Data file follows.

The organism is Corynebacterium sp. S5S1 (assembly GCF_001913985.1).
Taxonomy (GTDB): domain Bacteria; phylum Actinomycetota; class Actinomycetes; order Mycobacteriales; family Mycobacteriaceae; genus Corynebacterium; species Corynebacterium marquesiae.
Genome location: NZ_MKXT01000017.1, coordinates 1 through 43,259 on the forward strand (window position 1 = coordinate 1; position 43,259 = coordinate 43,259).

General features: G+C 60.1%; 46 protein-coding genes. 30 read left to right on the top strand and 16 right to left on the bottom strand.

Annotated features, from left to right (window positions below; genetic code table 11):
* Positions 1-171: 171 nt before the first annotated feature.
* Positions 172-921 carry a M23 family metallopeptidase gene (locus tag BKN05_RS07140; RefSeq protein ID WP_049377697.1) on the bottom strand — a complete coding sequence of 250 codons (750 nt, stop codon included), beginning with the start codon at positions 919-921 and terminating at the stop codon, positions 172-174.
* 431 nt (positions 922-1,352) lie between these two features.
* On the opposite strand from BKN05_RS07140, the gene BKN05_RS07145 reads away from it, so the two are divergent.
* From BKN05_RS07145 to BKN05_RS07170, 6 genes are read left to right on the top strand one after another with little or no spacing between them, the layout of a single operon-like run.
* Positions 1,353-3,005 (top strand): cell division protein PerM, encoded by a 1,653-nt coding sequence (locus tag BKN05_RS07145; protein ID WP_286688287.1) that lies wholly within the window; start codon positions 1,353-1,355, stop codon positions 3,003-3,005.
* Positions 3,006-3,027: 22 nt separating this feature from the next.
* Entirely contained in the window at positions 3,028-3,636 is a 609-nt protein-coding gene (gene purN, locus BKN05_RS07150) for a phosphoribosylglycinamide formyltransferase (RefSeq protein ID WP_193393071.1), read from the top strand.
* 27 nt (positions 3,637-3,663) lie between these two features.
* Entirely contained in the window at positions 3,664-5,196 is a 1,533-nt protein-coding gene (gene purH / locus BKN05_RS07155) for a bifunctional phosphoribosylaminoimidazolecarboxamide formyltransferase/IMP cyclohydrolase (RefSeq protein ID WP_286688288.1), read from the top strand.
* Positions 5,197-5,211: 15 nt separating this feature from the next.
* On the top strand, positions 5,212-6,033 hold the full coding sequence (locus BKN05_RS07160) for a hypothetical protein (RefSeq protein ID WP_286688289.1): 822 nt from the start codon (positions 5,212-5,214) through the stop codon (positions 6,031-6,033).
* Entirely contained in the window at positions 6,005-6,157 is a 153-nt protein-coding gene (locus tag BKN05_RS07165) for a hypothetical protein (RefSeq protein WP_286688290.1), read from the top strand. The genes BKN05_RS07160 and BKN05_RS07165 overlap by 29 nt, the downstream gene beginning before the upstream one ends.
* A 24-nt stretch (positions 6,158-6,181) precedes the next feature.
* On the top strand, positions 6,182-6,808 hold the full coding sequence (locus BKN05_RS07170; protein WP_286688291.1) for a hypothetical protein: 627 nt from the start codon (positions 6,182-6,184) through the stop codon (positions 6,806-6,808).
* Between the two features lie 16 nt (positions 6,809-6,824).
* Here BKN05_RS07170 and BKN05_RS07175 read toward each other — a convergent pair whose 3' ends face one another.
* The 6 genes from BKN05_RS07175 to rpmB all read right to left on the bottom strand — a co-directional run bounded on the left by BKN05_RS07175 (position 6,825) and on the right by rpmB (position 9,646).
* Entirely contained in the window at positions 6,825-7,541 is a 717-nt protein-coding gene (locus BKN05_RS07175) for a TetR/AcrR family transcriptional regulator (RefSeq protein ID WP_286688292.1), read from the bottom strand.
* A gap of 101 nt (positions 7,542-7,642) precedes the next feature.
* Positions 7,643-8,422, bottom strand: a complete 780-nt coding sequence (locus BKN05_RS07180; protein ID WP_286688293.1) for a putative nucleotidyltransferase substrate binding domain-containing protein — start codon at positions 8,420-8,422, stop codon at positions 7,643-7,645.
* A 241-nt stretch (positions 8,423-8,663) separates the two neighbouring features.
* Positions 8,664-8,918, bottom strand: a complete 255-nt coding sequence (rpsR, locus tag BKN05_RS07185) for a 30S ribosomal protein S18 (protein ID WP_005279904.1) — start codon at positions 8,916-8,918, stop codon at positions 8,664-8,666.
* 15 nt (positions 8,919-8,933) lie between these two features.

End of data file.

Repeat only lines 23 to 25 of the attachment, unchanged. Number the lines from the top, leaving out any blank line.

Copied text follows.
* The 6 genes from BKN05_RS07175 to rpmB all read right to left on the bottom strand — a co-directional run bounded on the left by BKN05_RS07175 (position 6,825) and on the right by rpmB (position 9,646).
* Entirely contained in the window at positions 6,825-7,541 is a 717-nt protein-coding gene (locus BKN05_RS07175) for a TetR/AcrR family transcriptional regulator (RefSeq protein ID WP_286688292.1), read from the bottom strand.
* A gap of 101 nt (positions 7,542-7,642) precedes the next feature.